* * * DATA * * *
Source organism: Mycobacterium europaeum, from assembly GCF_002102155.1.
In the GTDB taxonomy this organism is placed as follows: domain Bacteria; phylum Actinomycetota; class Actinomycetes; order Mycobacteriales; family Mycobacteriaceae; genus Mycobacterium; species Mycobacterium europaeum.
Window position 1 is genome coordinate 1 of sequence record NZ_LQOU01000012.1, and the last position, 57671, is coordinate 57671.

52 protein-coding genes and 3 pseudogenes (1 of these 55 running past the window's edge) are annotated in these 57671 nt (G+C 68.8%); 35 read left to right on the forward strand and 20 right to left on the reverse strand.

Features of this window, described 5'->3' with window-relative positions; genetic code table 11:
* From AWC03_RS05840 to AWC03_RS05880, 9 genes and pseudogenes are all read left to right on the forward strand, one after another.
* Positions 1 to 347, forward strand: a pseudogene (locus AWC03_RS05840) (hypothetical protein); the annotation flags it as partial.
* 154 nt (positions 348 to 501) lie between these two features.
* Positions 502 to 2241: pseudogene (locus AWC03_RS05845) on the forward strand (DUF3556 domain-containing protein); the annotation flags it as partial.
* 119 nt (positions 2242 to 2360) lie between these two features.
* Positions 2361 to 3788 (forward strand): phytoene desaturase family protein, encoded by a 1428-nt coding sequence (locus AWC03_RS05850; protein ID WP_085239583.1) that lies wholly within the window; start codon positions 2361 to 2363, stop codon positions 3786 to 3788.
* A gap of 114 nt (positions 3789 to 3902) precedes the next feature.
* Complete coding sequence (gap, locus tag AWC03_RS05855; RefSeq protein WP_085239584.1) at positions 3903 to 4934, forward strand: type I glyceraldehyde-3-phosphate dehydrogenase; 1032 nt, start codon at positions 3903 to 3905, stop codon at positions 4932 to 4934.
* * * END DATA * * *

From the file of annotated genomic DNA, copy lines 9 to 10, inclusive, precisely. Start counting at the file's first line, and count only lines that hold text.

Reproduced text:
* Positions 502 to 2241: pseudogene (locus AWC03_RS05845) on the forward strand (DUF3556 domain-containing protein); the annotation flags it as partial.
* 119 nt (positions 2242 to 2360) lie between these two features.